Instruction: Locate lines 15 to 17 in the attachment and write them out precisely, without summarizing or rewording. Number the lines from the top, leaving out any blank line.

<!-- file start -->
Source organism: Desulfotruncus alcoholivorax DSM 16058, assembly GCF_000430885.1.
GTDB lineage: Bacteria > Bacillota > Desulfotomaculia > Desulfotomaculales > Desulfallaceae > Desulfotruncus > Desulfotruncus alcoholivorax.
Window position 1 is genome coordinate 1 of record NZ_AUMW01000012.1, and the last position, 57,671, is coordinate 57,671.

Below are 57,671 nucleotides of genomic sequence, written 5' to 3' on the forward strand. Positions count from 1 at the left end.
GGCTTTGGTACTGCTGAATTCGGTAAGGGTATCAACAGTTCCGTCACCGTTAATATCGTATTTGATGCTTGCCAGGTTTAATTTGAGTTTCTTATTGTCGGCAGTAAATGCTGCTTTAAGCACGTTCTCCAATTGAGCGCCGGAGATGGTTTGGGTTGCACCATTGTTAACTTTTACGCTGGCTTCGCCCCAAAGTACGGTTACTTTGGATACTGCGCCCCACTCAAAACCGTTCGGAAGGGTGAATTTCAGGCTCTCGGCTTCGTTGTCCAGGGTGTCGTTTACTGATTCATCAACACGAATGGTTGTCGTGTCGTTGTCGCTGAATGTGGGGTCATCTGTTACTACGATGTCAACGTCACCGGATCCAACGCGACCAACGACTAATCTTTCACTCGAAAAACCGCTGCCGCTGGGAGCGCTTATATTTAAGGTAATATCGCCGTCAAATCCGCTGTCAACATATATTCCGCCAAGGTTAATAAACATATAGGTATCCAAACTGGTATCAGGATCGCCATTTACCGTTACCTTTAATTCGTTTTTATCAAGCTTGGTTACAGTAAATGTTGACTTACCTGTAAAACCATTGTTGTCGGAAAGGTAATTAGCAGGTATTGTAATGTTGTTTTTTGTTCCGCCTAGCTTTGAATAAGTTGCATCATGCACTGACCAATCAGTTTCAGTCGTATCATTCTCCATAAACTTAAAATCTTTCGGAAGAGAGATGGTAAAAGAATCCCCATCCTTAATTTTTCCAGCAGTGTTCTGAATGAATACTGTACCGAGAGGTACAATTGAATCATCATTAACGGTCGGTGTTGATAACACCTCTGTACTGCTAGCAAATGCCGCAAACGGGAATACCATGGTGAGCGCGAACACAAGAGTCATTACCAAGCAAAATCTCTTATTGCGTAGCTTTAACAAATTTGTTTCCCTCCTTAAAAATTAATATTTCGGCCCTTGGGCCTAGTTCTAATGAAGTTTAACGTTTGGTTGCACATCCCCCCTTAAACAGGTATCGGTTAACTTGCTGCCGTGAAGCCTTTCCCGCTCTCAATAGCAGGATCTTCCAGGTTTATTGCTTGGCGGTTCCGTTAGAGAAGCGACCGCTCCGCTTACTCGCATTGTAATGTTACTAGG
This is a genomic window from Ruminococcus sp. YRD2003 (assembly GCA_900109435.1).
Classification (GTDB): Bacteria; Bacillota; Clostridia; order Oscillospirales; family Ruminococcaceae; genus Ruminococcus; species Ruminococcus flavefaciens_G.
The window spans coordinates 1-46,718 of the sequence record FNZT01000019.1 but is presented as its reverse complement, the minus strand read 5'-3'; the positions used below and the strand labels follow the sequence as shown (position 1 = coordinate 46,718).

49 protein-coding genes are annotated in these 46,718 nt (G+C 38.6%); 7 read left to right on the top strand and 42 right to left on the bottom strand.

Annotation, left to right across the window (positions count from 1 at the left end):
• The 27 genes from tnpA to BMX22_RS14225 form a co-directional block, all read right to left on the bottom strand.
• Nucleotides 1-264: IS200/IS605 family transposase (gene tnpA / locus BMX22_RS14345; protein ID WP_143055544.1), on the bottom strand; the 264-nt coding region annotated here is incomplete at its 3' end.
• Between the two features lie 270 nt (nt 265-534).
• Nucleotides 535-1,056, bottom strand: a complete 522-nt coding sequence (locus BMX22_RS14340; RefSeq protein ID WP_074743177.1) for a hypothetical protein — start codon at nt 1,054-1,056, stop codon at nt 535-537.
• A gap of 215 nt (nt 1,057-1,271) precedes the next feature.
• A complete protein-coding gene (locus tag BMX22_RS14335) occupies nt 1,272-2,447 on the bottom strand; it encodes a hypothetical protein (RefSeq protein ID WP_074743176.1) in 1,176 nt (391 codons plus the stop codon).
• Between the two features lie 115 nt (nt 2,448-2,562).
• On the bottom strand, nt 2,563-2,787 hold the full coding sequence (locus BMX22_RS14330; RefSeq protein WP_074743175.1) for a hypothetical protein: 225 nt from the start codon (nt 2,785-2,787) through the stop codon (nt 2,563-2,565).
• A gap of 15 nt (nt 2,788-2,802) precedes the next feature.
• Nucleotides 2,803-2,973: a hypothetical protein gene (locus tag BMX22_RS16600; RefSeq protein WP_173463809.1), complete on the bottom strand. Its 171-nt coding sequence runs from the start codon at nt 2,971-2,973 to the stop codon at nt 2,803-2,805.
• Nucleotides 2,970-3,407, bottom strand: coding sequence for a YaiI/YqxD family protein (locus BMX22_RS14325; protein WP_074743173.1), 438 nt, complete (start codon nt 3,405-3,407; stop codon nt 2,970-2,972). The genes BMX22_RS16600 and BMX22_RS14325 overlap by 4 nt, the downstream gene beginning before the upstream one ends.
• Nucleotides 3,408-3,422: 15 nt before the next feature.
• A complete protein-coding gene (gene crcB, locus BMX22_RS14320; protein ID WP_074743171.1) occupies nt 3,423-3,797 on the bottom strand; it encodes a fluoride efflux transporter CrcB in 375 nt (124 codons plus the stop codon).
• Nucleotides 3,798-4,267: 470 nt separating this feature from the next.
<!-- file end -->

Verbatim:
• A gap of 215 nt (nt 1,057-1,271) precedes the next feature.
• A complete protein-coding gene (locus tag BMX22_RS14335) occupies nt 1,272-2,447 on the bottom strand; it encodes a hypothetical protein (RefSeq protein ID WP_074743176.1) in 1,176 nt (391 codons plus the stop codon).
• Between the two features lie 115 nt (nt 2,448-2,562).